After a few days of the release of Windows 10 version 1809, plenty of users reported that it was somehow deleting users' data. It is some bug that affects only certain customers, nevertheless this is an extremely serious issue that is not acceptable even if it affects a small number of users. Microsoft has started an investigation, so Windows 10 version 1809 has been temporarily pulled from their servers. It is not available for download any more for now.
There is a new note in the 'Known Issues' section of the Windows 10 October 2018 Update History page:
We have paused the rollout of the Windows 10 October 2018 Update (version 1809) for all users as we investigate isolated reports of users missing some files after updating.
If you have checked for updates and believe you have an issue, please contact us directly at +1-800-MICROSOFT or find a local number in your area https://support.microsoft.com/en-us/help/4051701/global-customer-service-phone-numbers.
If you have access to a different PC, please contact us at https://support.microsoft.com/en-us/contactus/
If you have manually downloaded the Windows 10 October 2018 Update installation media, please don’t install it and wait until new media is available.
As of this writing, the entire OS family, including Server builds and Internet of Things (IoT) version, are removed from Windows Update and other servers. The Media Creation Tool has been pulled too.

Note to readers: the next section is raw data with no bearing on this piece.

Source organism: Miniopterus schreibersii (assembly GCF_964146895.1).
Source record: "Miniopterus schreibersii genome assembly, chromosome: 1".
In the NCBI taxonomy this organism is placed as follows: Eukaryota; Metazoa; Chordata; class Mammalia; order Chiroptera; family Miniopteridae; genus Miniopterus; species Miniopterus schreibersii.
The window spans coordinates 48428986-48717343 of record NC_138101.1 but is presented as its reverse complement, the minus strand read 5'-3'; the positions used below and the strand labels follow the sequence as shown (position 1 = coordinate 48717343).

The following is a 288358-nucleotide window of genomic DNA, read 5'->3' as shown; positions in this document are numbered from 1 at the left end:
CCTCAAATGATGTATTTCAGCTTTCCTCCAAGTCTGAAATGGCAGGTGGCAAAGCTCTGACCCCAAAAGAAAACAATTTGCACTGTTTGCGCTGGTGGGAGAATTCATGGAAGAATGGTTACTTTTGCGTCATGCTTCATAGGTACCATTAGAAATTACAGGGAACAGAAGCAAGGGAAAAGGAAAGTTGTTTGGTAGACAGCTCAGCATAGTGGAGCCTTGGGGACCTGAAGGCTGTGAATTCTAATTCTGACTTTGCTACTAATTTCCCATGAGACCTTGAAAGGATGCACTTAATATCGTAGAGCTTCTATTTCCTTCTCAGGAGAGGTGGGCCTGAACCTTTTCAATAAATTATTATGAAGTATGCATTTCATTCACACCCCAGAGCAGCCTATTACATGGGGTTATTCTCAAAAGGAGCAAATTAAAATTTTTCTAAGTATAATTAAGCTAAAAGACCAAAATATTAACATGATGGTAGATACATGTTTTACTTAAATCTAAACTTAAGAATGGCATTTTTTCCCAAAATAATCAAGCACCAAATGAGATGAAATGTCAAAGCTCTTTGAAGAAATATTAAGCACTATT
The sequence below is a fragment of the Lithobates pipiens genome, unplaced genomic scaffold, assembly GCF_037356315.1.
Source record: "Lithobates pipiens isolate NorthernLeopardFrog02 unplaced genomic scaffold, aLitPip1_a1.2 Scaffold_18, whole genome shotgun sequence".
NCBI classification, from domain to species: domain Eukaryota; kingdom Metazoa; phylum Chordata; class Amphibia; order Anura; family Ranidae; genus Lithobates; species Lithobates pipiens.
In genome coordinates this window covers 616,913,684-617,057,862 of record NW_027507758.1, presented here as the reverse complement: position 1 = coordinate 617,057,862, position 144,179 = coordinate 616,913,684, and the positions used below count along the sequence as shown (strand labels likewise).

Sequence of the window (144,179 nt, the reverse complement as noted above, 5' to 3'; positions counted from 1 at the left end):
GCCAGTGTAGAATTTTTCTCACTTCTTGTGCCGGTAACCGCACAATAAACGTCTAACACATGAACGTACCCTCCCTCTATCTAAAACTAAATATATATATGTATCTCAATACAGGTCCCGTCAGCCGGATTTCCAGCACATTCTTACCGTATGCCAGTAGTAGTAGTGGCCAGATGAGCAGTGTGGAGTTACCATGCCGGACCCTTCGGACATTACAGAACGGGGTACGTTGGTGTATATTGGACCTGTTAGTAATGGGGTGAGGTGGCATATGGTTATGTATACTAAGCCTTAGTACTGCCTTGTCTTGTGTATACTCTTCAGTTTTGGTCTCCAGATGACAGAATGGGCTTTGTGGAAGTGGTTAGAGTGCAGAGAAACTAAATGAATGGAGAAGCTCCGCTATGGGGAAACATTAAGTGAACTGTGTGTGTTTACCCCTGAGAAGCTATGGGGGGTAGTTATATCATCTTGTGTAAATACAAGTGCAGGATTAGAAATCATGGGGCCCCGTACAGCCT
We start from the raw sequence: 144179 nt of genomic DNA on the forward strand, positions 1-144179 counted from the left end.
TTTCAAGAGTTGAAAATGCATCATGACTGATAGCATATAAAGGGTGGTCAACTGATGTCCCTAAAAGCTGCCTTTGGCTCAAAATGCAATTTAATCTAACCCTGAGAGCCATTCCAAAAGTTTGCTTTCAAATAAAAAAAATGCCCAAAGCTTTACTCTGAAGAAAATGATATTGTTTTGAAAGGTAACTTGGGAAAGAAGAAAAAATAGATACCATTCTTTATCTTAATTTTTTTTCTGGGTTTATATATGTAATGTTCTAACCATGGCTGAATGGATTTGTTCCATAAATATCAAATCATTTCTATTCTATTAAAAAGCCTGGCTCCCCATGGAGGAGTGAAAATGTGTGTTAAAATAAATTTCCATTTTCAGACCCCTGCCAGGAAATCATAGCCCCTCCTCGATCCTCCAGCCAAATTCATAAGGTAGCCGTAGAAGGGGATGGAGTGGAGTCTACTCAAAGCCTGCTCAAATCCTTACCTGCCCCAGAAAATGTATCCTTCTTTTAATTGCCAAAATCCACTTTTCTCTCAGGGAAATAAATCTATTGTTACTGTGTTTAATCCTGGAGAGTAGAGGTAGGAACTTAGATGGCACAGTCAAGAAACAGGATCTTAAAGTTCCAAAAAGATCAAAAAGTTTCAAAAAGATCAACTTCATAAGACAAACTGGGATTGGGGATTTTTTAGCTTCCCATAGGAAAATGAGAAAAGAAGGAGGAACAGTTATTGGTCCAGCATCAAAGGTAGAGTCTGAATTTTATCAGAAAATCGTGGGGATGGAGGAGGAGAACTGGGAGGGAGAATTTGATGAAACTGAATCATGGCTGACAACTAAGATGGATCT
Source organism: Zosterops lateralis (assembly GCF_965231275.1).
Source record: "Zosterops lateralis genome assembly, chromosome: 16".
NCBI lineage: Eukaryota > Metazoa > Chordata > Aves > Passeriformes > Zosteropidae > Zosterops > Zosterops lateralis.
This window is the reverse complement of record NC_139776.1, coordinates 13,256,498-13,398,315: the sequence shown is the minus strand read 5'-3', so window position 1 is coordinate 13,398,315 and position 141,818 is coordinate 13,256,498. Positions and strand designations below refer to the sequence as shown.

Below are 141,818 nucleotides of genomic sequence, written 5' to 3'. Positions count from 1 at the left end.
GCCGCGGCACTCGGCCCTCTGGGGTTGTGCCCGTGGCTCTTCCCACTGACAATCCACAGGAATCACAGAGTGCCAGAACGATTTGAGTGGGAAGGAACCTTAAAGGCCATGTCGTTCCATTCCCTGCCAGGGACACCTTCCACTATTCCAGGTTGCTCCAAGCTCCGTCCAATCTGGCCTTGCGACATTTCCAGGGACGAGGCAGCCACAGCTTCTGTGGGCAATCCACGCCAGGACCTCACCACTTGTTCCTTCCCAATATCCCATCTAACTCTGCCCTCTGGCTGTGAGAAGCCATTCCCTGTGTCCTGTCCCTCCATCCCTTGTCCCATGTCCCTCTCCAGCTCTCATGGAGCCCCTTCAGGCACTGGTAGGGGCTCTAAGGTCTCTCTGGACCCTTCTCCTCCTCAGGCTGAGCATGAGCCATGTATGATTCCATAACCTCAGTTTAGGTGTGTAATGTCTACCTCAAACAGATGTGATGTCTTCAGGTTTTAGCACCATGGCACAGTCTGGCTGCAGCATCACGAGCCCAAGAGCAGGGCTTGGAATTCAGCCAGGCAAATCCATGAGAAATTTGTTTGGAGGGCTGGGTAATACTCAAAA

It is worth mentioning that Windows 10 version 1809 was the first feature update for which Microsoft skipped the Release Preview ring. It could have helped to catch the issue before the OS was made available to the general public. Unfortunately, this didn't happen.
This particular issue was actually reported well in advance on the Windows Insider Hub by several Insiders but since it was not a widespread problem before it became publicly available, it was not fixed.
Even if you are very eager to install the most recent version of Windows 10, I recommend you to wait for fixed media where the issue should be resolved. There are also other bugs reported with the final build, such as the Task Manager not showing correct CPU usage for some apps, Intel driver incompatibility which made the OS unstable, and internet connectivity being affected if IPv6 was turned off. Surprisingly, this release of Windows 10 was also supposed to be offered to the Long Term Servicing Channel (formerly LTSB). Now it seems Microsoft may have to do more extensive testing and fix all the serious bugs before deploying the OS again.